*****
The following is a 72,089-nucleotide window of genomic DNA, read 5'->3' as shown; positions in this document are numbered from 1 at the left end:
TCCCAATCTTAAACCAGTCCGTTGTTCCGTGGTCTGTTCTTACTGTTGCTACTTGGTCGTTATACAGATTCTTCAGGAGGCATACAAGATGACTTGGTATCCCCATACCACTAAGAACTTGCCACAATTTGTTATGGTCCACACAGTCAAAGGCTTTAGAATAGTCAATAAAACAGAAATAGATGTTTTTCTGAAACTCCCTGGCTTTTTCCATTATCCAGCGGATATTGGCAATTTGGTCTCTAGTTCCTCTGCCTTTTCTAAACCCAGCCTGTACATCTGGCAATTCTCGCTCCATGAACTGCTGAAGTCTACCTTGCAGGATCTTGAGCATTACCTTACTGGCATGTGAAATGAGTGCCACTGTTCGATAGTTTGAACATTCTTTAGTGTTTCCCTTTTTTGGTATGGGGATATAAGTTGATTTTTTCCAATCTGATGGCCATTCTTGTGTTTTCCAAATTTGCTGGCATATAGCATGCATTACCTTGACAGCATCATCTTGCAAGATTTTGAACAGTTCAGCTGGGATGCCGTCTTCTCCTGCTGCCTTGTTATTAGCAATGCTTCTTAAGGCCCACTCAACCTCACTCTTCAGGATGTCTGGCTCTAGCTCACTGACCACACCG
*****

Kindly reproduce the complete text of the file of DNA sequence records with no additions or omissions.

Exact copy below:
The following is a 72,089-nucleotide window of genomic DNA, read 5'->3' as shown; positions in this document are numbered from 1 at the left end:
TCCCAATCTTAAACCAGTCCGTTGTTCCGTGGTCTGTTCTTACTGTTGCTACTTGGTCGTTATACAGATTCTTCAGGAGGCATACAAGATGACTTGGTATCCCCATACCACTAAGAACTTGCCACAATTTGTTATGGTCCACACAGTCAAAGGCTTTAGAATAGTCAATAAAACAGAAATAGATGTTTTTCTGAAACTCCCTGGCTTTTTCCATTATCCAGCGGATATTGGCAATTTGGTCTCTAGTTCCTCTGCCTTTTCTAAACCCAGCCTGTACATCTGGCAATTCTCGCTCCATGAACTGCTGAAGTCTACCTTGCAGGATCTTGAGCATTACCTTACTGGCATGTGAAATGAGTGCCACTGTTCGATAGTTTGAACATTCTTTAGTGTTTCCCTTTTTTGGTATGGGGATATAAGTTGATTTTTTCCAATCTGATGGCCATTCTTGTGTTTTCCAAATTTGCTGGCATATAGCATGCATTACCTTGACAGCATCATCTTGCAAGATTTTGAACAGTTCAGCTGGGATGCCGTCTTCTCCTGCTGCCTTGTTATTAGCAATGCTTCTTAAGGCCCACTCAACCTCACTCTTCAGGATGTCTGGCTCTAGCTCACTGACCACACCG